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Cuban missile crisis: From the brink of nuclear war

'It was the first time ever when humanity had the capacity to destroy itself'

Last Updated: Oct. 23, 2012

Fifty years ago this month, the world was on the brink of nuclear war.

"The Cuban missile crisis was the most dangerous event in human history," begins The Cuban Missile Crisis: a Concise History, co-authored by David Welch.

Welch, a University of Waterloo political science professor, helps tell the story of the 1962 crisis and its lessons, in this exclusive online video.

You can play and pause the video with the slider, and watch the different sections by clicking the icons on the left. As the video plays, you’ll see extra content displayed in this box that will supplement or highlight the video material.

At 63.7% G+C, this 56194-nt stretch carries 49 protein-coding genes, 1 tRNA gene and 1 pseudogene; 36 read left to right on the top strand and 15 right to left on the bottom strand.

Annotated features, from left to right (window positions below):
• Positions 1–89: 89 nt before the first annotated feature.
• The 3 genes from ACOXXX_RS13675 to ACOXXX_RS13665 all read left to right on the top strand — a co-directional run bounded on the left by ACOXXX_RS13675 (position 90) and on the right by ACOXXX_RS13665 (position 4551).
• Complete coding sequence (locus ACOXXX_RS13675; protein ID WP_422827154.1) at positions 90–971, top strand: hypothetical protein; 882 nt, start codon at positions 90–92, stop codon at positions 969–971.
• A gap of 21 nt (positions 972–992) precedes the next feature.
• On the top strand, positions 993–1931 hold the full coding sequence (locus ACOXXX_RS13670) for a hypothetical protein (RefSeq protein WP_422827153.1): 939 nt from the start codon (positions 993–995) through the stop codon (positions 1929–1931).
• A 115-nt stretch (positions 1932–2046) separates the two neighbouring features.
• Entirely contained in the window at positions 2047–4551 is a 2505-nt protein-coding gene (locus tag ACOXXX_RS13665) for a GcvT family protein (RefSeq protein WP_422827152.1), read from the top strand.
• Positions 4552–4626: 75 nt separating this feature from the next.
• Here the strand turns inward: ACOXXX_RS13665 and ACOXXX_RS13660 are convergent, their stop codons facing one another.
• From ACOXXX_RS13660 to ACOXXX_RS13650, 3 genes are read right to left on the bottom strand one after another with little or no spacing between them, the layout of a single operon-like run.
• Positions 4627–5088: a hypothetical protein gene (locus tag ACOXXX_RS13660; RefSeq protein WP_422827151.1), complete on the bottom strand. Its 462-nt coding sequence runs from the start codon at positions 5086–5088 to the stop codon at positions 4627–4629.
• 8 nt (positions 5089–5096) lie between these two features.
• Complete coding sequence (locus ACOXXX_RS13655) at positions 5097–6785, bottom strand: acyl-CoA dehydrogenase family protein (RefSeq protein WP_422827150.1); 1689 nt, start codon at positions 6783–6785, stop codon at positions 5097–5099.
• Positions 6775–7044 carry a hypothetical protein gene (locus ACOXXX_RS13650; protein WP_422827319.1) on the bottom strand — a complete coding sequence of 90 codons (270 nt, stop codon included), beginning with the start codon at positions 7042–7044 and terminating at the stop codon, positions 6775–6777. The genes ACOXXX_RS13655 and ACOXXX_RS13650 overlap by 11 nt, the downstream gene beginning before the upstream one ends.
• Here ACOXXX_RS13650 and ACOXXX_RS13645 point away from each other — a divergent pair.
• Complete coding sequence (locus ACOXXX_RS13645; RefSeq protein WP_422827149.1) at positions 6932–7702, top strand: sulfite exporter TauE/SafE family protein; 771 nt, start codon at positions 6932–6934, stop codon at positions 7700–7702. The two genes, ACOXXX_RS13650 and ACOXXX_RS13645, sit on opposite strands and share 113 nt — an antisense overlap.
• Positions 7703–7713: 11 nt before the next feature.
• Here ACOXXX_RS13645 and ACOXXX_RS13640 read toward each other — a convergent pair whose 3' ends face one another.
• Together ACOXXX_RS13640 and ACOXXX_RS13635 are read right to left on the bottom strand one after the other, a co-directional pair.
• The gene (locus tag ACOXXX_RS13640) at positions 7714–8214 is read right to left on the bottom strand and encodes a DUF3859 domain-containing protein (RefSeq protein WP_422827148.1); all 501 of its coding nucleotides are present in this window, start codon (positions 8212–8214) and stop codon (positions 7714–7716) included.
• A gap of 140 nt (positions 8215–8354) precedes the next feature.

On Oct. 28, 1962, the standoff came to an end as the Soviet Union agreed to pull its missiles out of Cuba in exchange for a U.S. pledge not to invade the island. The Americans also agreed, as part of a secret deal, to dismantle their missile bases in Turkey at a later date.

The crisis brought about the creation of the "hotline" between the U.S. and the Soviet Union, allowing for direct and instant communication during a crisis. The 13 days in October 1962 was the closest the world has come to nuclear war.

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Producers: Janet Thomson, Manmeet Ahluwalia and Ruby Buiza | Developed by Michael Pereira and Kerry Wall

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